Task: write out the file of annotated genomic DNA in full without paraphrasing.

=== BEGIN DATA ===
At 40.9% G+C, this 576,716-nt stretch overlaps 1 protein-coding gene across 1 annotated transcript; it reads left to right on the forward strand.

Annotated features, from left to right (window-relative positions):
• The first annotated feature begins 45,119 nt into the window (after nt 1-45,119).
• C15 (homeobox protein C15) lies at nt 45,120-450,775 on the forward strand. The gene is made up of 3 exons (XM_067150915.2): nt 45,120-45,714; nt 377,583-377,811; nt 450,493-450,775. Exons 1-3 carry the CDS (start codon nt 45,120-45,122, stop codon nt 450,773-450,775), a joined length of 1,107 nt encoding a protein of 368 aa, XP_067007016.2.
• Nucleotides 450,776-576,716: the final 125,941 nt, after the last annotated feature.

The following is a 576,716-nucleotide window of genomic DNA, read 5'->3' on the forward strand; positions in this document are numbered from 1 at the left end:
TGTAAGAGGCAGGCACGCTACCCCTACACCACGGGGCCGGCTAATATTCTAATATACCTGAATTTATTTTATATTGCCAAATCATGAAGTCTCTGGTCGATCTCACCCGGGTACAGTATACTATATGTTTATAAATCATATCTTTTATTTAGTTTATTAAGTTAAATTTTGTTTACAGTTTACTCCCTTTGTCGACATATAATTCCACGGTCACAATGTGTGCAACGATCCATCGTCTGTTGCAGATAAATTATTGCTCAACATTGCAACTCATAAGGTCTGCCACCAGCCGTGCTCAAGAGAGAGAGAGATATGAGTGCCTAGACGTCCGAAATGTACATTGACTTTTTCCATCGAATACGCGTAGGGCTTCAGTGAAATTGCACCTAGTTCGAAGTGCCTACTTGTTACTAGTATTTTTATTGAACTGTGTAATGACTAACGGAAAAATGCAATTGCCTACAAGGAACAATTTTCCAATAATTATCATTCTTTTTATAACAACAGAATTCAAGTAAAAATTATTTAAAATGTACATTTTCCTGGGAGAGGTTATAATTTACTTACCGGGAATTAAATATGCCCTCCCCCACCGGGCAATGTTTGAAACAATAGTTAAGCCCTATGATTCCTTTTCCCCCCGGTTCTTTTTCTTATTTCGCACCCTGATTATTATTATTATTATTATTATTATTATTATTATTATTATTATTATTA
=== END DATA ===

At 40.9% G+C, this 576,716-nt stretch overlaps 1 protein-coding gene across 1 annotated transcript; it reads left to right on the forward strand.

Annotated features, from left to right (window-relative positions):
• The first annotated feature begins 45,119 nt into the window (after nt 1-45,119).
• C15 (homeobox protein C15) lies at nt 45,120-450,775 on the forward strand. The gene is made up of 3 exons (XM_067150915.2): nt 45,120-45,714; nt 377,583-377,811; nt 450,493-450,775. Exons 1-3 carry the CDS (start codon nt 45,120-45,122, stop codon nt 450,773-450,775), a joined length of 1,107 nt encoding a protein of 368 aa, XP_067007016.2.
• Nucleotides 450,776-576,716: the final 125,941 nt, after the last annotated feature.

The following is a 576,716-nucleotide window of genomic DNA, read 5'->3' on the forward strand; positions in this document are numbered from 1 at the left end:
TGTAAGAGGCAGGCACGCTACCCCTACACCACGGGGCCGGCTAATATTCTAATATACCTGAATTTATTTTATATTGCCAAATCATGAAGTCTCTGGTCGATCTCACCCGGGTACAGTATACTATATGTTTATAAATCATATCTTTTATTTAGTTTATTAAGTTAAATTTTGTTTACAGTTTACTCCCTTTGTCGACATATAATTCCACGGTCACAATGTGTGCAACGATCCATCGTCTGTTGCAGATAAATTATTGCTCAACATTGCAACTCATAAGGTCTGCCACCAGCCGTGCTCAAGAGAGAGAGAGATATGAGTGCCTAGACGTCCGAAATGTACATTGACTTTTTCCATCGAATACGCGTAGGGCTTCAGTGAAATTGCACCTAGTTCGAAGTGCCTACTTGTTACTAGTATTTTTATTGAACTGTGTAATGACTAACGGAAAAATGCAATTGCCTACAAGGAACAATTTTCCAATAATTATCATTCTTTTTATAACAACAGAATTCAAGTAAAAATTATTTAAAATGTACATTTTCCTGGGAGAGGTTATAATTTACTTACCGGGAATTAAATATGCCCTCCCCCACCGGGCAATGTTTGAAACAATAGTTAAGCCCTATGATTCCTTTTCCCCCCGGTTCTTTTTCTTATTTCGCACCCTGATTATTATTATTATTATTATTATTATTATTATTATTATTATTATTATTA